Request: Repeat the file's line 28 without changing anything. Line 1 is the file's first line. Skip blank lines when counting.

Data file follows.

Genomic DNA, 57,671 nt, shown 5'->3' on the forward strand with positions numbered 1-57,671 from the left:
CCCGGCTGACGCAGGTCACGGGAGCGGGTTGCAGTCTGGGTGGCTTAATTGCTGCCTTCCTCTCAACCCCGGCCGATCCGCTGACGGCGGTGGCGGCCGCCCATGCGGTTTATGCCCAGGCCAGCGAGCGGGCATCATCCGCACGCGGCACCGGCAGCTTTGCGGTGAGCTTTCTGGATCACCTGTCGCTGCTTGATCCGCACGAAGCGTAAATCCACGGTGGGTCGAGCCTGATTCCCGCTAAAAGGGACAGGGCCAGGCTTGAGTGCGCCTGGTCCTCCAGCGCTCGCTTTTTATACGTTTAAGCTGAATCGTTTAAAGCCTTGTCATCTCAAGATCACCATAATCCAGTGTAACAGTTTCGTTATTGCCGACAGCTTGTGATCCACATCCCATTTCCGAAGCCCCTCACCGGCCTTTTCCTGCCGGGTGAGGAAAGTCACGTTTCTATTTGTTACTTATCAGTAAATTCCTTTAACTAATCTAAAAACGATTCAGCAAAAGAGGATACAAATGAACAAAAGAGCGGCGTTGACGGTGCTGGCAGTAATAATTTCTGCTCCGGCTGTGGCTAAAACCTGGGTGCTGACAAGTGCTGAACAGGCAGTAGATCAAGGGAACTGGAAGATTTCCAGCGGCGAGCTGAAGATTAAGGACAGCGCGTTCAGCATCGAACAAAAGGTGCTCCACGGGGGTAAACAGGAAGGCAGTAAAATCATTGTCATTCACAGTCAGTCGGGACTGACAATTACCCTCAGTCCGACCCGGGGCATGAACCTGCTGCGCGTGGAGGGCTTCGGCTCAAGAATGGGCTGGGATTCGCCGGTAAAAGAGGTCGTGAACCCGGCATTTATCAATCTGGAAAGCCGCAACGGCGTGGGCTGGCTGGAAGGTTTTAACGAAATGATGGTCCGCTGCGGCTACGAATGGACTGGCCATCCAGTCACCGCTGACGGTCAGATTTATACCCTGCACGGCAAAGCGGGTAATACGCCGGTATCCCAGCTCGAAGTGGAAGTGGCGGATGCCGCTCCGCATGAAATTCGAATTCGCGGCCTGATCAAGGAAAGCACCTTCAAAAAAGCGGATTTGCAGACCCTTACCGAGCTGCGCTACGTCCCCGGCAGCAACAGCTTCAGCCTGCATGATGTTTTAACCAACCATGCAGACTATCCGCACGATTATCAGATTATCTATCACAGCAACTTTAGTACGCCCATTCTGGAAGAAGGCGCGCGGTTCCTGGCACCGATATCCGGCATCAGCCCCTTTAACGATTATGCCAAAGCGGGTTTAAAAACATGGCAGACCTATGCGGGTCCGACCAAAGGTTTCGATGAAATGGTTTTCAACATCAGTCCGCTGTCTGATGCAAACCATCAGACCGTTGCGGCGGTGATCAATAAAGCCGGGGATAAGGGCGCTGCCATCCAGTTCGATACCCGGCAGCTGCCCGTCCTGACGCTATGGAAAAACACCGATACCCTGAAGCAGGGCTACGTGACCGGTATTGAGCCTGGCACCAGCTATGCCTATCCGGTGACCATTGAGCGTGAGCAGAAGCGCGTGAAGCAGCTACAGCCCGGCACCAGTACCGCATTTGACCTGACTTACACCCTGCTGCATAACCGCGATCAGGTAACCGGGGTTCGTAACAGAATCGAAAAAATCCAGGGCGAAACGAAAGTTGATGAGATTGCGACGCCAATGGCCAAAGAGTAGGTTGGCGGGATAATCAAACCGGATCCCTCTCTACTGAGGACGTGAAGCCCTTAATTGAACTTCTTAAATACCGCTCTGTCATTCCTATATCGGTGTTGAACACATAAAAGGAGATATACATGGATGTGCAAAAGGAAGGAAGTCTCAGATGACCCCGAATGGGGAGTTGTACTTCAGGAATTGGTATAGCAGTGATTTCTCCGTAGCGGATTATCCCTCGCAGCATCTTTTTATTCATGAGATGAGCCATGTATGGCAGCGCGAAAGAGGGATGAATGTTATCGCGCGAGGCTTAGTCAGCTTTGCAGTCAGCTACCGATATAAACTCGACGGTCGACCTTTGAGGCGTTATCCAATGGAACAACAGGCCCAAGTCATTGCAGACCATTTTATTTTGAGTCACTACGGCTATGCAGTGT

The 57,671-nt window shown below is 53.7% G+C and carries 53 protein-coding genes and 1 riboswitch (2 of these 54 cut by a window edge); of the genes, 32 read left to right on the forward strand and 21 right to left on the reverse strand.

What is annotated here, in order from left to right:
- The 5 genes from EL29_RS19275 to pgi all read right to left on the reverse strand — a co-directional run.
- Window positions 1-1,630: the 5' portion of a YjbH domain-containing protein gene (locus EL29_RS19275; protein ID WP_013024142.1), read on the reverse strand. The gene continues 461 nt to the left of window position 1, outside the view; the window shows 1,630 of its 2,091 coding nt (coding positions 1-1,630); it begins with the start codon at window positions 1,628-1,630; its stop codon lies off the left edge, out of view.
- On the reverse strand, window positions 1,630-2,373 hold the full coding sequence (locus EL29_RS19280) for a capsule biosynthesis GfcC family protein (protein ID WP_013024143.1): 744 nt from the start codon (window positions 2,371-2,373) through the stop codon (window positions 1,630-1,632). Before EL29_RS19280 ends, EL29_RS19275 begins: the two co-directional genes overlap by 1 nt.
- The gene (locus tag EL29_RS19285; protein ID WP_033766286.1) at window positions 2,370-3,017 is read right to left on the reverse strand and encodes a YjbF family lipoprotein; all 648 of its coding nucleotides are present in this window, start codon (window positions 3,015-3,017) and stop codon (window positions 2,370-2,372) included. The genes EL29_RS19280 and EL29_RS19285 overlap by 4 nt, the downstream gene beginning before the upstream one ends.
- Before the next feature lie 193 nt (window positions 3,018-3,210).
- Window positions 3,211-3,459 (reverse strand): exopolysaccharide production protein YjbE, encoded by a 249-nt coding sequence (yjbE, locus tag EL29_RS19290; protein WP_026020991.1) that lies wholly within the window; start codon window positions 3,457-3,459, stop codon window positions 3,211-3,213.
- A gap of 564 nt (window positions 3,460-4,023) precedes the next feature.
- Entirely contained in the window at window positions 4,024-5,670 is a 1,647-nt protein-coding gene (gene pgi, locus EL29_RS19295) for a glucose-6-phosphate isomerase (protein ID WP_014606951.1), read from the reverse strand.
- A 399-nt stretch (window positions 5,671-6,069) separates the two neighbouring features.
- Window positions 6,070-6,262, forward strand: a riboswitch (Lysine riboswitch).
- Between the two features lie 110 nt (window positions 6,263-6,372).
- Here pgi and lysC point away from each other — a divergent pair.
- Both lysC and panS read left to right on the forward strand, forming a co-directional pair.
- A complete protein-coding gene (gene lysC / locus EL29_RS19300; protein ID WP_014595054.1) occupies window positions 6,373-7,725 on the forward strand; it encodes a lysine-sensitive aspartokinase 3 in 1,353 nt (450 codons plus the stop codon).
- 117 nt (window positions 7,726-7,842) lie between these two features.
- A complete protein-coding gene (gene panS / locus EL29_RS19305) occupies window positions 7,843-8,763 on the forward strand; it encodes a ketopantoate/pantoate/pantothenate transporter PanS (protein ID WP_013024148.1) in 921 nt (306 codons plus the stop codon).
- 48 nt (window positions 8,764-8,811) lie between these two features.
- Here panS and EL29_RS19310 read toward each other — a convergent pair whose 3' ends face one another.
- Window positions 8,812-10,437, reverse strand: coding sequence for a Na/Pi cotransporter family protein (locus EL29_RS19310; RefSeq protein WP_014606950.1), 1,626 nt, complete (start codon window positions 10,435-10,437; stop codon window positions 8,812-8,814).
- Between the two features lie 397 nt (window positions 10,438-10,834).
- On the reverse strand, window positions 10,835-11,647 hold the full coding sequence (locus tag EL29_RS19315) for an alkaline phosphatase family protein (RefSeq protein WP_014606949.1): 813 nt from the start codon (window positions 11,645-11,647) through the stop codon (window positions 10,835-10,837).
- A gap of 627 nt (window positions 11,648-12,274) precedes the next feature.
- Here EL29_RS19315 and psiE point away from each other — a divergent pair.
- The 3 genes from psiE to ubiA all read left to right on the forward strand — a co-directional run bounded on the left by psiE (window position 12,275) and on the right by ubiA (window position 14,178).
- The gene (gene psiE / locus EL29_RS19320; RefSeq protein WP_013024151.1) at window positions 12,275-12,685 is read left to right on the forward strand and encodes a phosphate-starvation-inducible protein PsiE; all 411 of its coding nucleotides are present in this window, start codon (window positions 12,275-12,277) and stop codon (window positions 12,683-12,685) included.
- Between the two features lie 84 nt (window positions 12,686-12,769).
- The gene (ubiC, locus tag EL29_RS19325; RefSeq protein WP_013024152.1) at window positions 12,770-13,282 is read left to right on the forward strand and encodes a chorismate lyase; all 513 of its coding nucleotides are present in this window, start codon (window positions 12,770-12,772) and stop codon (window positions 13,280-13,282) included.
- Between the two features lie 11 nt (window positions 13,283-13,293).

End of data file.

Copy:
- The 3 genes from psiE to ubiA all read left to right on the forward strand — a co-directional run bounded on the left by psiE (window position 12,275) and on the right by ubiA (window position 14,178).